ST. LOUIS – No decision has yet been made on how money from a settlement over alleged deceptive practices by the makers of pelvic surgical mesh will be distributed.
Attorneys general from 41 states, including Missouri, have reached a $116.9 million settlement with the makers of a pelvic surgical mesh which allegedly caused serious side effects and damages to some users. Missouri's share, following the settlement with Johnson & Johnson subsidiary Ethicon, will be $2.4 million, the office of Attorney General Eric Schmitt announced last week.
However, because the agreement has only been reached recently, it has yet to be decided how the money will be used, Chris Neulle, Schmitt's press secretary, said.
Missouri Attorney General Eric Schmitt | twitter.com/AGEricSchmitt
"It has not been decided just yet," Nuelle said. "Some (monies) do go to consumers directly, other settlements go into general operating funds ... (and) dispersed across the state."
Nuelle explained that while avoiding further litigation is in many cases preferable, there are some actions that attorneys general do want to see before the courts.
He added that there does appear to be a resurgence in the number of actions taken by attorneys general in concert, particularly when it relates to consumers in various states, including Missouri, being harmed by products that allegedly are deceptively marketed.
The settlement with Ethicon announced last week does not affect the thousands of product liability claims taken by mostly older women who had the pelvic, or transvaginal, devices used to treat bladder and other issues implanted in their bodies.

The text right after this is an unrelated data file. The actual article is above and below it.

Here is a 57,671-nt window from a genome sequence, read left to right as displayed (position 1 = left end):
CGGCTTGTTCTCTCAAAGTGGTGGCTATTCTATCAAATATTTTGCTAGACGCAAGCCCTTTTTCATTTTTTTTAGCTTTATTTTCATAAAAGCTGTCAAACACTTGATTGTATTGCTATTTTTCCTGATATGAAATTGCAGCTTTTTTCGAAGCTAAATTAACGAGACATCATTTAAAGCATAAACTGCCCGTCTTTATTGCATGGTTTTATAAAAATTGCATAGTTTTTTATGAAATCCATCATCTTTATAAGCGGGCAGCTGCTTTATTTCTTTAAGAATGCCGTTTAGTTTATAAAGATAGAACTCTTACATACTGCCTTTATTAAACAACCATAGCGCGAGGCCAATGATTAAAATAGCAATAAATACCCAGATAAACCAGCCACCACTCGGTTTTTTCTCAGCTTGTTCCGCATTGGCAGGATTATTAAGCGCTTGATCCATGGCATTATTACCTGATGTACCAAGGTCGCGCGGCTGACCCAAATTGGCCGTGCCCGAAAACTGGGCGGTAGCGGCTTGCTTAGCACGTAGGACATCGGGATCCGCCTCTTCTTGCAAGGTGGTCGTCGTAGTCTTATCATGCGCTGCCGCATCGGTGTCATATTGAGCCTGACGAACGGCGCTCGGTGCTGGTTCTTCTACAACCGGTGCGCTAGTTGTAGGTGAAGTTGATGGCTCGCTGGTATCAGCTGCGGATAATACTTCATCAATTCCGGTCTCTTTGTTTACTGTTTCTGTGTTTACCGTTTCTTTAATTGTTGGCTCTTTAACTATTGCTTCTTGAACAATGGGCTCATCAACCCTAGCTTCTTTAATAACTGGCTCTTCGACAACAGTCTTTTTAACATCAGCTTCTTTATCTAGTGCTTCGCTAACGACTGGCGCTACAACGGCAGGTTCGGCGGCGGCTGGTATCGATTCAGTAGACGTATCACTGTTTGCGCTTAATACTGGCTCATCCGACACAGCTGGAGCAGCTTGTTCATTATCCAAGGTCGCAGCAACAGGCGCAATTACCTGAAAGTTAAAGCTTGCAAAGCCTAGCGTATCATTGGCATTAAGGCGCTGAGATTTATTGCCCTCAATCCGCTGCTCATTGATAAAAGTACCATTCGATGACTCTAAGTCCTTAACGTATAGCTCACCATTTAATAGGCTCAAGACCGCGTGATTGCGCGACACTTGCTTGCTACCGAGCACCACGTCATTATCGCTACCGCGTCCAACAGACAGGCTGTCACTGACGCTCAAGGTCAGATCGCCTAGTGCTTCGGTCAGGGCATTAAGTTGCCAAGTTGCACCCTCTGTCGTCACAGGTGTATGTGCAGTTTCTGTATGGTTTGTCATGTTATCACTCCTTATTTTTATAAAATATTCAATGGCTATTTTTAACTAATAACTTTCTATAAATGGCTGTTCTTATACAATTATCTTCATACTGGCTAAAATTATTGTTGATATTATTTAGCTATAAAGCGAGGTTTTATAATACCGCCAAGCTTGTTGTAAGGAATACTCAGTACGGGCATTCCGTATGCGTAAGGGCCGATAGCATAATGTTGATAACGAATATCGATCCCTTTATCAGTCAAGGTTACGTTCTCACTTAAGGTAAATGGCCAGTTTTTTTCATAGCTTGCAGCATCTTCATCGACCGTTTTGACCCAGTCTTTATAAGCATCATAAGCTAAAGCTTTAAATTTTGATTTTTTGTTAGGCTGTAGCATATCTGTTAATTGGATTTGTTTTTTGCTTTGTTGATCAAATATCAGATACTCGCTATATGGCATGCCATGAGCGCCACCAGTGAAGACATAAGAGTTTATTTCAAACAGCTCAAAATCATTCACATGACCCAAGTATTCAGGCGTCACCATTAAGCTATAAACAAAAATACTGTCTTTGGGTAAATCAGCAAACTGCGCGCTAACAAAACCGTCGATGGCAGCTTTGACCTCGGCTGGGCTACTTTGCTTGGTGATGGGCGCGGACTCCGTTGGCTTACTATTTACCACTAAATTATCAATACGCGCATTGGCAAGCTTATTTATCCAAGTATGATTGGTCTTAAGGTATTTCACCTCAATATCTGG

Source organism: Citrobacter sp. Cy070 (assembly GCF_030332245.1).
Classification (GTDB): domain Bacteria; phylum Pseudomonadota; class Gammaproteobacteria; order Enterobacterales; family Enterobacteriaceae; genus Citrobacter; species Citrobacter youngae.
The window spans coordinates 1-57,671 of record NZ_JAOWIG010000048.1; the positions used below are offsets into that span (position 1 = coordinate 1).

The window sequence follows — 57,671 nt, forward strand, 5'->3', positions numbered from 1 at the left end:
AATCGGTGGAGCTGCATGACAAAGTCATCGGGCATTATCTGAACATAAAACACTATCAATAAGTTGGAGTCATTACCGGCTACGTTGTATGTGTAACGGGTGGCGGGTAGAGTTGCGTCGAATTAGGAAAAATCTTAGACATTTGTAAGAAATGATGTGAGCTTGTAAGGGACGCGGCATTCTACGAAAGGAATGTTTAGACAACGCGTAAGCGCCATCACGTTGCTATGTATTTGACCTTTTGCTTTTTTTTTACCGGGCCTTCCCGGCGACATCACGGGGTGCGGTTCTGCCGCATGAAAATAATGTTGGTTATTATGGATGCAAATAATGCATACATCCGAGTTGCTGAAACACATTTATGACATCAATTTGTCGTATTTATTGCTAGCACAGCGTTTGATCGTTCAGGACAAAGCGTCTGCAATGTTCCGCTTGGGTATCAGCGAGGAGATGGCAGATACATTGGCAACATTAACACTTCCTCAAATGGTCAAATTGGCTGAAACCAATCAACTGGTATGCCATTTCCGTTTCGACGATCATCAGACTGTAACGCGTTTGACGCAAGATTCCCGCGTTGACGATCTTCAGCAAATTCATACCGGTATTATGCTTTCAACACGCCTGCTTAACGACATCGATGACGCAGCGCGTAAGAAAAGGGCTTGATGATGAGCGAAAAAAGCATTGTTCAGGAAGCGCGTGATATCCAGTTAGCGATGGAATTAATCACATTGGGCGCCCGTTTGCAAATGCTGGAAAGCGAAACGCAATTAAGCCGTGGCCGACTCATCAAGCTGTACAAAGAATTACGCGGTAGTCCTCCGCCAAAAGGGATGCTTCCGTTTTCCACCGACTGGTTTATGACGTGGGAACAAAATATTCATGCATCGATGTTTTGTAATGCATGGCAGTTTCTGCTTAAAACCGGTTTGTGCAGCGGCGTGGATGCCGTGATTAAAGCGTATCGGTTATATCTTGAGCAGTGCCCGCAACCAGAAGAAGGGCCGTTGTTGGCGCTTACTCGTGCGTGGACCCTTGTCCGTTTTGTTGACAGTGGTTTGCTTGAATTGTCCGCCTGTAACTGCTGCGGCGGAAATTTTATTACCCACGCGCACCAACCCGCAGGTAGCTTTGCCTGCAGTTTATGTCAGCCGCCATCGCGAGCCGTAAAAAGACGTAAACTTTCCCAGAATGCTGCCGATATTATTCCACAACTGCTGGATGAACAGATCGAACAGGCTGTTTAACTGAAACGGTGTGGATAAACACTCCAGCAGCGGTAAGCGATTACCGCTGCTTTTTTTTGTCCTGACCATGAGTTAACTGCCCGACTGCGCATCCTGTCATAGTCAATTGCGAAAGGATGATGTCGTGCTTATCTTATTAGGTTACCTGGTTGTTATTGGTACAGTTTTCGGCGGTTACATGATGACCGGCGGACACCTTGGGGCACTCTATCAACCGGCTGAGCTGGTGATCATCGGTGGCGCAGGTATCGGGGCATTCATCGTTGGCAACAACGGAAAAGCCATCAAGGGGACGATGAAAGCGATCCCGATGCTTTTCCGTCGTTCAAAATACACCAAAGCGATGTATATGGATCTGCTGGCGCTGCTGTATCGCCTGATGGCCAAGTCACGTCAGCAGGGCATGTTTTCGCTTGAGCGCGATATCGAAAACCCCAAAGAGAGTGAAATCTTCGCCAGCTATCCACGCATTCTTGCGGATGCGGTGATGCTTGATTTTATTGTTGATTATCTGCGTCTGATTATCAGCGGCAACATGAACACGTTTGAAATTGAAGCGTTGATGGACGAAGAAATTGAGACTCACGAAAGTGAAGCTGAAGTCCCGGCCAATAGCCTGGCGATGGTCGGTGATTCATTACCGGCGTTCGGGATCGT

According to the original complaint filed by the attorneys general, the J&J subsidiary "violated state consumer protection laws by misrepresenting the safety and effectiveness of the devices and failing to sufficiently disclose risks associated with their use."
"The settlements announced last week with state attorneys general resolve a previously disclosed multi-state investigation of Ethicon’s sales and marketing practices for transvaginal mesh in the United States," Mindy Tinsley, an Ethicon spokeswoman, said. "This settlement with 41 states and the District of Columbia involves no admission of liability or misconduct on the part of Ethicon, which remains focused on meeting the significant surgical care needs of health care providers and patients."
She also noted the agreement has "no impact on ongoing product liability litigation for pelvic mesh products."
Approximately 25,000 women across are involved in lawsuits against Johnson & Johnson over the surgical meshes. It is alleged the implanted devices caused severe pain, bleeding and infections.
"Selling products to Missourians while failing to disclose the potential dangers and side effects of those products is deception, plain and simple," Schmitt said in a statement following the announcement of the settlement. "Missouri’s consumer protection laws exist to ensure consumers are protected from fraud and misrepresentation, and Ethicon and Johnson & Johnson’s actions are a clear violation of those laws."
Johnson & Johnson and its subsidiaries are involved in lawsuits on multiple fronts, including claims that individuals were harmed by baby powder and over the sale of opioids and other prescription drugs, including Risperdal.
Plaintiffs were awarded $4.7 billion by a Missouri jury last year over claims that Johnson & Johnson's talc-based baby powder was linked to ovarian cancer, a decision and amount it has so far failed to overturn.